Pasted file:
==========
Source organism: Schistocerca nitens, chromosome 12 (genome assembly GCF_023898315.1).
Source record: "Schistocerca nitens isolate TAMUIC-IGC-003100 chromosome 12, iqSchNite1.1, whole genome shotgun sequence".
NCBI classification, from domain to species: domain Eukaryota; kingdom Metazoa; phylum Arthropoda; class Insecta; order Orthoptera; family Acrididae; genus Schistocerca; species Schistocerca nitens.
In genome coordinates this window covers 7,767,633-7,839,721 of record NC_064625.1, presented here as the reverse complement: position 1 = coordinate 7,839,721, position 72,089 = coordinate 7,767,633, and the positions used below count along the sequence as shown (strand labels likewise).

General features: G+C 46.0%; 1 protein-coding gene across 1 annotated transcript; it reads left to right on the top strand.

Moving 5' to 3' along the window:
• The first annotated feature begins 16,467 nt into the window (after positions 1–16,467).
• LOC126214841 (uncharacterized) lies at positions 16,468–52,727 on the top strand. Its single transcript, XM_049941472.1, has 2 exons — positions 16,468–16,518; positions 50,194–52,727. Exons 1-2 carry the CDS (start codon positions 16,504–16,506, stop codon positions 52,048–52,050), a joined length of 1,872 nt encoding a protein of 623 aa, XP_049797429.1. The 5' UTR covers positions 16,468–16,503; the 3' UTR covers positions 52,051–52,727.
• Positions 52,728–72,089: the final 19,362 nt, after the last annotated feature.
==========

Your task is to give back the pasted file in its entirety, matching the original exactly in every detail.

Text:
Source organism: Schistocerca nitens, chromosome 12 (genome assembly GCF_023898315.1).
Source record: "Schistocerca nitens isolate TAMUIC-IGC-003100 chromosome 12, iqSchNite1.1, whole genome shotgun sequence".
NCBI classification, from domain to species: domain Eukaryota; kingdom Metazoa; phylum Arthropoda; class Insecta; order Orthoptera; family Acrididae; genus Schistocerca; species Schistocerca nitens.
In genome coordinates this window covers 7,767,633-7,839,721 of record NC_064625.1, presented here as the reverse complement: position 1 = coordinate 7,839,721, position 72,089 = coordinate 7,767,633, and the positions used below count along the sequence as shown (strand labels likewise).

General features: G+C 46.0%; 1 protein-coding gene across 1 annotated transcript; it reads left to right on the top strand.

Moving 5' to 3' along the window:
• The first annotated feature begins 16,467 nt into the window (after positions 1–16,467).
• LOC126214841 (uncharacterized) lies at positions 16,468–52,727 on the top strand. Its single transcript, XM_049941472.1, has 2 exons — positions 16,468–16,518; positions 50,194–52,727. Exons 1-2 carry the CDS (start codon positions 16,504–16,506, stop codon positions 52,048–52,050), a joined length of 1,872 nt encoding a protein of 623 aa, XP_049797429.1. The 5' UTR covers positions 16,468–16,503; the 3' UTR covers positions 52,051–52,727.
• Positions 52,728–72,089: the final 19,362 nt, after the last annotated feature.